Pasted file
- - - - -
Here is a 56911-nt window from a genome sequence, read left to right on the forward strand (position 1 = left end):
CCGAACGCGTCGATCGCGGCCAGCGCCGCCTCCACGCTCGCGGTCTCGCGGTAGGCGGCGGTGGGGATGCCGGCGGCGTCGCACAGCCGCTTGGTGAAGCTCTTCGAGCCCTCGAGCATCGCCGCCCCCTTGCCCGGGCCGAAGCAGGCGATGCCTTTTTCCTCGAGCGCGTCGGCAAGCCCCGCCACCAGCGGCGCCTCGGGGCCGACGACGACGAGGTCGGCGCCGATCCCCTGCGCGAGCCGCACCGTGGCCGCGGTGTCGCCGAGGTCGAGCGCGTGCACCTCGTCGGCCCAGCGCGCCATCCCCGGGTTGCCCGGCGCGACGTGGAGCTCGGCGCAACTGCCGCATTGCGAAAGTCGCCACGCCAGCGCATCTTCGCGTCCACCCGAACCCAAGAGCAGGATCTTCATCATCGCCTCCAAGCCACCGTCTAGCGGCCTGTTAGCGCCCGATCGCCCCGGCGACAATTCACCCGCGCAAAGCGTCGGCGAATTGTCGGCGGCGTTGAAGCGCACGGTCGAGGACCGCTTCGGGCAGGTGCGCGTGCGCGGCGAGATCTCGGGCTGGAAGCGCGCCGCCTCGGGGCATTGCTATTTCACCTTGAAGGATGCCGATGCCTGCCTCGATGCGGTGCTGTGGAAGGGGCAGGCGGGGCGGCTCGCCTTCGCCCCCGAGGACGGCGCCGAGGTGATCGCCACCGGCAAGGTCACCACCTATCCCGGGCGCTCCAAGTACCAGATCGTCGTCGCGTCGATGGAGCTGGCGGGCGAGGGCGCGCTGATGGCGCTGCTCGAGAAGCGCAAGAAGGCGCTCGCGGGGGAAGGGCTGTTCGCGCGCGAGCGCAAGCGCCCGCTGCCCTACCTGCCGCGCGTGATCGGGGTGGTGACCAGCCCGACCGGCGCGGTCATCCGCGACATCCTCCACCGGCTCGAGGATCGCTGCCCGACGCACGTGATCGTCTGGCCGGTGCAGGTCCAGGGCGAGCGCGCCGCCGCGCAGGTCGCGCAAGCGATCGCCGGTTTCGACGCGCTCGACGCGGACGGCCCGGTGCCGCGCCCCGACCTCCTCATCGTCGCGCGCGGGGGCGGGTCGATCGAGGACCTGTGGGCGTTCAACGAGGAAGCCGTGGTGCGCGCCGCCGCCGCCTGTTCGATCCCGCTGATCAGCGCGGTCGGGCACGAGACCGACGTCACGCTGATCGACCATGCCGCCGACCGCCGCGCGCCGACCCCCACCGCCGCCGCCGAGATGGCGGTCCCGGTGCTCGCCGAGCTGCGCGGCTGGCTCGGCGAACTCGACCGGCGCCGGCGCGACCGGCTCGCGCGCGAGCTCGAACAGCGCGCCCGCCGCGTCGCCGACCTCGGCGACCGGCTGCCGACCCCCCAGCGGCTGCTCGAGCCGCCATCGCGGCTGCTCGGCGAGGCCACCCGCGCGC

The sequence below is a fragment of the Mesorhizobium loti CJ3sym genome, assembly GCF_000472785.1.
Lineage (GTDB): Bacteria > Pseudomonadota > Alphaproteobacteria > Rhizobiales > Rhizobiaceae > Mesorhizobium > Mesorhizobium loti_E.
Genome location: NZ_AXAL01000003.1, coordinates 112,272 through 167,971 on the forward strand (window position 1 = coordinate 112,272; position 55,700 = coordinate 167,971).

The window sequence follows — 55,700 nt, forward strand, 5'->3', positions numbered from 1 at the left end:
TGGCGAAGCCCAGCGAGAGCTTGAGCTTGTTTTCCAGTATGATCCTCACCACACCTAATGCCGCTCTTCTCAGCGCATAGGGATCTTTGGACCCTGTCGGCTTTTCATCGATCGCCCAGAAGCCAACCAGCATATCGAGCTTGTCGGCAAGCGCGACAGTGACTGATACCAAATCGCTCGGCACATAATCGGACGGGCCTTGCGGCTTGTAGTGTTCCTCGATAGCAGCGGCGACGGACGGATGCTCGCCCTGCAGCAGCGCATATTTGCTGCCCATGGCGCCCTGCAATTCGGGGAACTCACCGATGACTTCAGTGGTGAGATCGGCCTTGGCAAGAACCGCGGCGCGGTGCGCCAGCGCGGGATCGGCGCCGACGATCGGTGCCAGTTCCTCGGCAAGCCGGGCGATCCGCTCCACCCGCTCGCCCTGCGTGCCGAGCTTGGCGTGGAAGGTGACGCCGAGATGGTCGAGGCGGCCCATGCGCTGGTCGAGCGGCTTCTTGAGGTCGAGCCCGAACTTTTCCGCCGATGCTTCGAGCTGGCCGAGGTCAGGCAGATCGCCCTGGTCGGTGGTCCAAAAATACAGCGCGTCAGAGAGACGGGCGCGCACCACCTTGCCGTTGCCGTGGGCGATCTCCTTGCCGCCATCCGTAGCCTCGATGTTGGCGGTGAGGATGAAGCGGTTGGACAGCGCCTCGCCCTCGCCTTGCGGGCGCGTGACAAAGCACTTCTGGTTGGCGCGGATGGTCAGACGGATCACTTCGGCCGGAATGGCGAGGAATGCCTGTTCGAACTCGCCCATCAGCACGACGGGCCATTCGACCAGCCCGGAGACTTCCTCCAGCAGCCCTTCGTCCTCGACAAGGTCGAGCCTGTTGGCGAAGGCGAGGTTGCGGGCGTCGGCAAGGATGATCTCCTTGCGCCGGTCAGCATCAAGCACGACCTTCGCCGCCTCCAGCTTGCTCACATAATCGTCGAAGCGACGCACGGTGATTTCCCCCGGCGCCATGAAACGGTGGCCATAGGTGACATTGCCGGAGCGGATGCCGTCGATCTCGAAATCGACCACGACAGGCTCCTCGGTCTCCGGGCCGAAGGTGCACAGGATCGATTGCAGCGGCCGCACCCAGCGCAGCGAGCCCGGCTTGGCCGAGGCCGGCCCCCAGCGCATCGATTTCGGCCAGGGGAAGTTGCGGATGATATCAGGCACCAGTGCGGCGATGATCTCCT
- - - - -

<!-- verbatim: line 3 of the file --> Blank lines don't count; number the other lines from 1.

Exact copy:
The sequence below is a fragment of the Mesorhizobium loti CJ3sym genome, assembly GCF_000472785.1.